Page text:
The heap leaching process is a technology that has been used for over four centuries to obtain metals from raw ores. The development of the global industry and developing technology during the last century has led to an accelerated-growth demand for raw materials such as precious metals, copper, nickel, and other base metals. In this challenging scenario, during the last couple of decades, the mining sector has been able to increase extraction, processing, and production rates with the utilization of new technology, software, equipment, machinery, materials, knowledge, and experience. In the heap leaching process, a series of improvements have been made during the last decade, adapting to more challenging market scenarios, reducing environmental risks, increasing production rates, reducing costs, increasing efficiency – and making the process feasible even in extreme geographic locations where success would not have been possible before.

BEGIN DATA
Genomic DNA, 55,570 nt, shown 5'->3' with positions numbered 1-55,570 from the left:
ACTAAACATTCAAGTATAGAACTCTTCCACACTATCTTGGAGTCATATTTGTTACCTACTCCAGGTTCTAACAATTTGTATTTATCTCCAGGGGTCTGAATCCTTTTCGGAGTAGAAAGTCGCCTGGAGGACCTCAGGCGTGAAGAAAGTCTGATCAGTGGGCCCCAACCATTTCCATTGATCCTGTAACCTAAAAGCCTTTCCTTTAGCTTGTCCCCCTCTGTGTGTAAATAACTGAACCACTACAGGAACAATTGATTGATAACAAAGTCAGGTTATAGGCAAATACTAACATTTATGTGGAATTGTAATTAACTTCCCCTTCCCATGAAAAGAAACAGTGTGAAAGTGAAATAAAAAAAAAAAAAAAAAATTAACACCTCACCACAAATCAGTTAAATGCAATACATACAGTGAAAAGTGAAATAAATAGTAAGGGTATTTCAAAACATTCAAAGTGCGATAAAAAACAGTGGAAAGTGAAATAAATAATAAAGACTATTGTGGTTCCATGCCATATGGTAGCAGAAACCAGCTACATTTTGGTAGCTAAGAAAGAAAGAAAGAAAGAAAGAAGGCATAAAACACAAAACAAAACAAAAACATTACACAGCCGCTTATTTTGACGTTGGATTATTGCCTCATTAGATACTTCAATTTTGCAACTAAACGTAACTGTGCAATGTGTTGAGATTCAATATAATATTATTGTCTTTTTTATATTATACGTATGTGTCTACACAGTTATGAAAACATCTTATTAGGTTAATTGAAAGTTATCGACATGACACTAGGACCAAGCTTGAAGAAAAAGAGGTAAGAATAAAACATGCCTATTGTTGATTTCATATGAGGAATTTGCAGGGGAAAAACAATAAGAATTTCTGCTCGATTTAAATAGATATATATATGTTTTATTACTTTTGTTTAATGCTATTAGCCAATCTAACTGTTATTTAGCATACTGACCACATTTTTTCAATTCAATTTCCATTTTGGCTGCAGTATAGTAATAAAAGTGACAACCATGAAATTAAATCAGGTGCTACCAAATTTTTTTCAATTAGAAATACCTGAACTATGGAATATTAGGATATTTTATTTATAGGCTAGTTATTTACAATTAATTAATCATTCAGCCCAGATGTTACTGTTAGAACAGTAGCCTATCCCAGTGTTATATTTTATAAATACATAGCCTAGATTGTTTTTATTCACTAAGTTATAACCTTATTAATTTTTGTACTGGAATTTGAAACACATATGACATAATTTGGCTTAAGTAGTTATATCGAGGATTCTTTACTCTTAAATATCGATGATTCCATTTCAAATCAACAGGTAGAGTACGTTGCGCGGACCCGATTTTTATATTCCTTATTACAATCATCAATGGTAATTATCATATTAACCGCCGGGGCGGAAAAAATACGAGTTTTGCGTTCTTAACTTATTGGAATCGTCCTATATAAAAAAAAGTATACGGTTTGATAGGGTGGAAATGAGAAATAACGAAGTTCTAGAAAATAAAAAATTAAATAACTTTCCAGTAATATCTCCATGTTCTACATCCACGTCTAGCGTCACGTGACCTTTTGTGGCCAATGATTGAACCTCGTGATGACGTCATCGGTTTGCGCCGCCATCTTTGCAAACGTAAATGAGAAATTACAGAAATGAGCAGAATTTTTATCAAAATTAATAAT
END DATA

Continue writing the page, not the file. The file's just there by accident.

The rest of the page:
Since the 1980s Chile has been the world’s largest copper producer, producing over 30% of total global production. Ausenco (formerly Vector Engineering) has participated in the design of nearly 70% of the heap leach projects in Chile, witnessing and actively being part of the evolution of leach pad designs from the early 2000s to the present. This paper reviews the most critical aspects and elements of the construction and operation of the most recent heap leach pad designs in the Chilean mining sector, and provides a comparison with the “old fashioned” design.

This paper discusses several issues such as location, earthworks, overliner materials, liner system, leak prevention and monitoring systems, leach collection and recovery systems, and pond covers, among other issues. In addition, operational issues are discussed, such as the evolution of the stacking and reclaiming mechanized equipment, and solution application, as primary operational aspects. Finally, all of these improvements are analyzed in terms of mining trends in Chile, and of the impact of some of the new technologies on costs, timelines, and recovery.

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